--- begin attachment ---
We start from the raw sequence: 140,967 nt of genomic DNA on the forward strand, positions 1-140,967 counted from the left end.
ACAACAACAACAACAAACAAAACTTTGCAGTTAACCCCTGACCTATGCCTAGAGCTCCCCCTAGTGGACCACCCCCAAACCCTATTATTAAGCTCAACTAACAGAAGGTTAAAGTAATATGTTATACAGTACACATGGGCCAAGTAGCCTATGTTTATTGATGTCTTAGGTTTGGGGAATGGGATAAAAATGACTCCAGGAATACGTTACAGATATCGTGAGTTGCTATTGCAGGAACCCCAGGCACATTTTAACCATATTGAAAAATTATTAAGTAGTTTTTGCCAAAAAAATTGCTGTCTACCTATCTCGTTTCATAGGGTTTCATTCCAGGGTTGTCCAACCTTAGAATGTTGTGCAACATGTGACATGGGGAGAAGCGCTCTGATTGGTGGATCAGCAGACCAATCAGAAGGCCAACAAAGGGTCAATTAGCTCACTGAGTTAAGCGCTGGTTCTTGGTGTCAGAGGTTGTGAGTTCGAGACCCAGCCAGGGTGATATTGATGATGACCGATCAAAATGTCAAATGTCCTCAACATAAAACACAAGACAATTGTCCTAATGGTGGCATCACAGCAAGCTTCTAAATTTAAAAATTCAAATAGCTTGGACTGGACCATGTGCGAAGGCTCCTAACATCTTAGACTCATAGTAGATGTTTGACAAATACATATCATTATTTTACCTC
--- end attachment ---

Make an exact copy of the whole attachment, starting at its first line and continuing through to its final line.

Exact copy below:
We start from the raw sequence: 140,967 nt of genomic DNA on the forward strand, positions 1-140,967 counted from the left end.
ACAACAACAACAACAAACAAAACTTTGCAGTTAACCCCTGACCTATGCCTAGAGCTCCCCCTAGTGGACCACCCCCAAACCCTATTATTAAGCTCAACTAACAGAAGGTTAAAGTAATATGTTATACAGTACACATGGGCCAAGTAGCCTATGTTTATTGATGTCTTAGGTTTGGGGAATGGGATAAAAATGACTCCAGGAATACGTTACAGATATCGTGAGTTGCTATTGCAGGAACCCCAGGCACATTTTAACCATATTGAAAAATTATTAAGTAGTTTTTGCCAAAAAAATTGCTGTCTACCTATCTCGTTTCATAGGGTTTCATTCCAGGGTTGTCCAACCTTAGAATGTTGTGCAACATGTGACATGGGGAGAAGCGCTCTGATTGGTGGATCAGCAGACCAATCAGAAGGCCAACAAAGGGTCAATTAGCTCACTGAGTTAAGCGCTGGTTCTTGGTGTCAGAGGTTGTGAGTTCGAGACCCAGCCAGGGTGATATTGATGATGACCGATCAAAATGTCAAATGTCCTCAACATAAAACACAAGACAATTGTCCTAATGGTGGCATCACAGCAAGCTTCTAAATTTAAAAATTCAAATAGCTTGGACTGGACCATGTGCGAAGGCTCCTAACATCTTAGACTCATAGTAGATGTTTGACAAATACATATCATTATTTTACCTC